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Rabbi Judah Mischel


Mashpiah, OU-NCSY Executive Director, Camp HASC

Dedicated L'Iluy Nishmas HaChaver Shlomo Michael ben Meir z'l

Vayikra: Before Hashem

In the Beis Medrash of Rebbe Yitzchak Meir Heshel of Zinkov (d. 1854), the oldest son and successor of the Oheiv Yisrael of Apta zy’a , there was an emphasis on avodas ha-midos, refining character traits, and in particular attaining humility. When the Rebbe returned home to Zinkov from a lengthy road trip, he found that over the course of his protracted absence, his community had hired a chazan to lead prayer services. Unfortunately, this chazan seemed to be lacking in yiras Shomayim, and his midos did not live up to the standards the Rebbe was comfortable with. In defense of their hiring, the Gabbai pleaded: “The chazan was passing through town and had such a magnificent voice; everyone was so impressed! His voice fills the room, and he davens before the amud so beautifully that we didn’t think we needed to know anything more about his personality, and

we offered him the job on the spot.”

Said the Rebbe, “Indeed, you found a chazan who davens for the congregation ‘before the amud’, however I would have prefered that in Zinkov we have a chazan who davens before Hashem”.


Vayikra el Moshe… “Hashem called to Moshe,” inviting him to enter the Ohel Moed, the Tent of Meeting, and stand before Him there for the first time. The last letter of the word Vayikra is written in our Torah scrolls as an alef ze’ira, a “small alef”, graphically smaller than the other letters. The Meforshim comment that this points out Moshe Rabbeinu’s humility; even as Hashem called to Moshe directly, Moshe remained anav mikol adam, “more humble than any other person”.(Vayikra, 12:3)

Rambam writes of a Jewish king: “He must be exceedingly humble;

Rav Yisroel Belsky, zt’l, Rosh Yeshiva of Torah VaDaas points to Moshe Rabbeinu’s midah of humility and noted how selfaware those in positions of Jewish

leadership and influence must be within their roles of power and authority. Jewish law states that when a Jewish king davens the amidah he must remain in a bowed position throughout the entire prayer, instilling in himself self-negation and humility before the King of Kings. Rav Belsky would say that malchus, rulership, is the ultimate avdus, servitude. It is in this spirit that the great tzadik, Rav Avraham Yitzchak HaKohen Kook zy’a, would sign his letters as “A Servant of the Holy Nation in the Holy Land”.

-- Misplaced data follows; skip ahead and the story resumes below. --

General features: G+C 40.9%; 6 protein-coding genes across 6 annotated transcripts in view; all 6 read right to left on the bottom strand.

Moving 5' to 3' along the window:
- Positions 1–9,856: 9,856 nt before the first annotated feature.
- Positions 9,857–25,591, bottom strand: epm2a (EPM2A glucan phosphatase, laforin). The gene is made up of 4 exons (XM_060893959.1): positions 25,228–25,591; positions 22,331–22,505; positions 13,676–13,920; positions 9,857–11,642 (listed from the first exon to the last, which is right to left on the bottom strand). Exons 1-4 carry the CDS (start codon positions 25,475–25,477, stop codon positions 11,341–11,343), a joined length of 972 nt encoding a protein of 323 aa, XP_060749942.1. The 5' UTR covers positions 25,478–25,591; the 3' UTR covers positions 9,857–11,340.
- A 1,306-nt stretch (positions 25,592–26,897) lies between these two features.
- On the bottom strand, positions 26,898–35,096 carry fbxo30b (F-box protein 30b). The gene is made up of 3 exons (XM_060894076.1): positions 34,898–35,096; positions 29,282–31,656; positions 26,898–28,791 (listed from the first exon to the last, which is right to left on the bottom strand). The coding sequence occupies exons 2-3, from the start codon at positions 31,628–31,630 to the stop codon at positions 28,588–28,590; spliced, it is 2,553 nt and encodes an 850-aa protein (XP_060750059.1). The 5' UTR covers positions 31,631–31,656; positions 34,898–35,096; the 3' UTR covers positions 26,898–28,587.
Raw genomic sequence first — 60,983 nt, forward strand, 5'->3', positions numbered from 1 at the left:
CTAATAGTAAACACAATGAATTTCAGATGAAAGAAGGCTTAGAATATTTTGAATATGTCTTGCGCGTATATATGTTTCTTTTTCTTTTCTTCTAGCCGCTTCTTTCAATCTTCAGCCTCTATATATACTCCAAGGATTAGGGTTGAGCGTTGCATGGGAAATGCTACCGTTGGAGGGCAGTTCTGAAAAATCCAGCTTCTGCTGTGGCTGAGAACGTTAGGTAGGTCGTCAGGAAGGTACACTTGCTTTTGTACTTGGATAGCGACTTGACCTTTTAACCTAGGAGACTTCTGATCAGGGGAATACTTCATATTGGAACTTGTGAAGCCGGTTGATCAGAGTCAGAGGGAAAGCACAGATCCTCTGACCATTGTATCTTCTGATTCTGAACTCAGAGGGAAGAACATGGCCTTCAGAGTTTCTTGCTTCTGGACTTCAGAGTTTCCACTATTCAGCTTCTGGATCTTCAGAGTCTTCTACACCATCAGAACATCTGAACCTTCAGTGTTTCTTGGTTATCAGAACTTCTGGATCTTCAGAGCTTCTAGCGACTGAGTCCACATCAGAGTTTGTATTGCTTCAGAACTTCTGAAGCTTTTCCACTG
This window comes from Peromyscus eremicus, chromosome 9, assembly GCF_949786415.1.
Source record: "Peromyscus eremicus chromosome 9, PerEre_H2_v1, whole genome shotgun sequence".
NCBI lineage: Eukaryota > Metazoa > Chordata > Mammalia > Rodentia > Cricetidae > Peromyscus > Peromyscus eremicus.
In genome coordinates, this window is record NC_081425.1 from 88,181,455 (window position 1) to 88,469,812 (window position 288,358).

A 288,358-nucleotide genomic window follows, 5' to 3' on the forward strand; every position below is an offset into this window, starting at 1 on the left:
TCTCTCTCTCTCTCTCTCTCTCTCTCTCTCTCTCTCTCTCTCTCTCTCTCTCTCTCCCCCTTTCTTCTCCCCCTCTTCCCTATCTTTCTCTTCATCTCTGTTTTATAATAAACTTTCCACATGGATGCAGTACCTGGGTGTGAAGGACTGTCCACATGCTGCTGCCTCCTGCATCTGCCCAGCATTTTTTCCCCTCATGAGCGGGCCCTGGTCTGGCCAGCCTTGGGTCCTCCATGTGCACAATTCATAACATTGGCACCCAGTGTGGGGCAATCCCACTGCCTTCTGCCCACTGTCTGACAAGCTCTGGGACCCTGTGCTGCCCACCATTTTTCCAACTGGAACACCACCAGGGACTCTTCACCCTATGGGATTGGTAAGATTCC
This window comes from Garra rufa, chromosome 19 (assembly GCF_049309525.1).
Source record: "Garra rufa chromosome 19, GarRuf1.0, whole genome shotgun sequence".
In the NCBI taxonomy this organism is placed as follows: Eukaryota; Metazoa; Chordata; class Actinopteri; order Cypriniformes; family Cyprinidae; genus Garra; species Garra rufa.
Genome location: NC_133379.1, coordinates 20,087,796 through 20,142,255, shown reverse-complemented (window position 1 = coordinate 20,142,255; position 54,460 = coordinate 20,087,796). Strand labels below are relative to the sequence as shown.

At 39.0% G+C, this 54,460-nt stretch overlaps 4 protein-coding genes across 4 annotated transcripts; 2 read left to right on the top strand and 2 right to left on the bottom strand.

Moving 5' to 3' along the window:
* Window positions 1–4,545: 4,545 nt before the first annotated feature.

Rambam writes of a Jewish king: “He must be exceedingly humble; (he must) not exercise pomp and dignity over his people more than necessary... (he must) be gracious and compassionate to young and old, and go and come for their sake and their good...and protect the honor of the smallest of the small….” (Hilchos Melachim, 2:6)


When the Tzemach Tzedek, Rebbe Menachem Mendel Schneersohn (the 3rd Lubavitcher Rebbe) was brought to cheder to learn Torah, he asked his grandfather, the Alter Rebbe, why the letter ‘alef’ of the word Vayikra is written smaller than the other letters. The Alter Rebbe explained to the young genius and

future Rebbe that the alef zeira honors Moshe’s humility, his ‘smallness’ in his own eyes. He shared an insight as to how Moshe maintained that midah: “Moshe Rabbeinu was aware of the outstanding qualities he had been blessed with, yet did not become conceited. Instead, with great humility, he said to himself, ‘Someone else in my position, given the opportunity to receive the Torah face-to-face from Hashem and granted all of this spiritual potential, would have accomplished so much more.”

May we remember that in leading others, we are at the service of others, invited by Hashem with an alef ze’ira, standing before Him…. not just before an amud.